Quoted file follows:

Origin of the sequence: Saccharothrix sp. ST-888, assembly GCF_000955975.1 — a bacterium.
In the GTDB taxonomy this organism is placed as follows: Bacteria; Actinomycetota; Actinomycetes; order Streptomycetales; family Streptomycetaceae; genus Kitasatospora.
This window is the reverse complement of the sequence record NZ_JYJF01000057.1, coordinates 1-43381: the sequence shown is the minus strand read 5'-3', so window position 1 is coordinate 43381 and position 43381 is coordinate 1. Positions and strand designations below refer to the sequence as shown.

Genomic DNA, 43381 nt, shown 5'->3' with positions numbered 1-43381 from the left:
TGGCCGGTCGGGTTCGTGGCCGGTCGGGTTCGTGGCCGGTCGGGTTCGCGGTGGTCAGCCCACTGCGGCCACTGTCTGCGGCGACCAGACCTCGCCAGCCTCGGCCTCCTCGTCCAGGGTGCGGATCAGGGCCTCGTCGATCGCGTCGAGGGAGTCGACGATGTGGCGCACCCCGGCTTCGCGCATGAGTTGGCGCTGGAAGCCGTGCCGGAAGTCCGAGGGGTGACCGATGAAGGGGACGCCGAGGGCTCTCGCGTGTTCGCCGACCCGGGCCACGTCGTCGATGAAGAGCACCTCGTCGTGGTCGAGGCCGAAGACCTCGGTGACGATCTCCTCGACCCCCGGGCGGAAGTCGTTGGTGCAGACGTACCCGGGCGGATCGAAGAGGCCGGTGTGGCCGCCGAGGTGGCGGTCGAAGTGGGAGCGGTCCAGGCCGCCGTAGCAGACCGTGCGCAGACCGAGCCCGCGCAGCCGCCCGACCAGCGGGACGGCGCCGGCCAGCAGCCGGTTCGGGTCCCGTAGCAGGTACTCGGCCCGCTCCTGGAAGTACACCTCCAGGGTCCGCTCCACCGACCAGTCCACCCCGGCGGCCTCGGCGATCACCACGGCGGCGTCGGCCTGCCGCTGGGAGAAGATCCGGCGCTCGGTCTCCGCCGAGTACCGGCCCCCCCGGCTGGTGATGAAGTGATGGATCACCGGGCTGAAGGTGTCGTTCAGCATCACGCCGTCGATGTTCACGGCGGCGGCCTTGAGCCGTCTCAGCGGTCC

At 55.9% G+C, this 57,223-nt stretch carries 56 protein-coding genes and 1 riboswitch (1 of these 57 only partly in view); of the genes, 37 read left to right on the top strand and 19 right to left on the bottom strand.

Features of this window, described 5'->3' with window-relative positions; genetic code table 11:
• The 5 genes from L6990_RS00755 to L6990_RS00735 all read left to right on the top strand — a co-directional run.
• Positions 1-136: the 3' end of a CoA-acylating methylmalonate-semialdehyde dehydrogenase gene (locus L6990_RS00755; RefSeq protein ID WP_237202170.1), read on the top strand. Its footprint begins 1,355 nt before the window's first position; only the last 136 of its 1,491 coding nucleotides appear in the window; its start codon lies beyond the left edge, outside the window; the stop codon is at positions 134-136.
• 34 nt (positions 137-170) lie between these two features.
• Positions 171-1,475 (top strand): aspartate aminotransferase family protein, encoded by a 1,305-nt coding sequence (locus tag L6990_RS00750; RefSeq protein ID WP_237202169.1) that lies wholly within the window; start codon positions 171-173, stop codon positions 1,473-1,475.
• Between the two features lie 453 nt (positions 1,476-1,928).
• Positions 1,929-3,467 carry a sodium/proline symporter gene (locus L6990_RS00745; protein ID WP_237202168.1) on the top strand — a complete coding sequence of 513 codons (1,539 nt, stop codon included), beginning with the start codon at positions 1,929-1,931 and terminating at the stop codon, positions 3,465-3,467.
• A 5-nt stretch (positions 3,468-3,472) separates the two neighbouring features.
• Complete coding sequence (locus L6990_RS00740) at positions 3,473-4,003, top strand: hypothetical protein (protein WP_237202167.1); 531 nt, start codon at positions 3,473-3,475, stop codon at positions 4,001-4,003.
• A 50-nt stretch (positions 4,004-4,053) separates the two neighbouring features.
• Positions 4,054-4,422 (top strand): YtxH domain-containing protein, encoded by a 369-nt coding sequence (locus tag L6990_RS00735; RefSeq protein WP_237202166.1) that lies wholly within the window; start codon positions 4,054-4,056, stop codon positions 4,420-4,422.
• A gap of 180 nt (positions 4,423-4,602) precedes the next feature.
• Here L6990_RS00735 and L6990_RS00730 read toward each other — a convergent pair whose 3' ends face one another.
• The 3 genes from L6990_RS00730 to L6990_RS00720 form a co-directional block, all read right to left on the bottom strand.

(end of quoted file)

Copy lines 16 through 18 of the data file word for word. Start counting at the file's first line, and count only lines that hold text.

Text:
• A 50-nt stretch (positions 4,004-4,053) separates the two neighbouring features.
• Positions 4,054-4,422 (top strand): YtxH domain-containing protein, encoded by a 369-nt coding sequence (locus tag L6990_RS00735; RefSeq protein WP_237202166.1) that lies wholly within the window; start codon positions 4,054-4,056, stop codon positions 4,420-4,422.
• A gap of 180 nt (positions 4,423-4,602) precedes the next feature.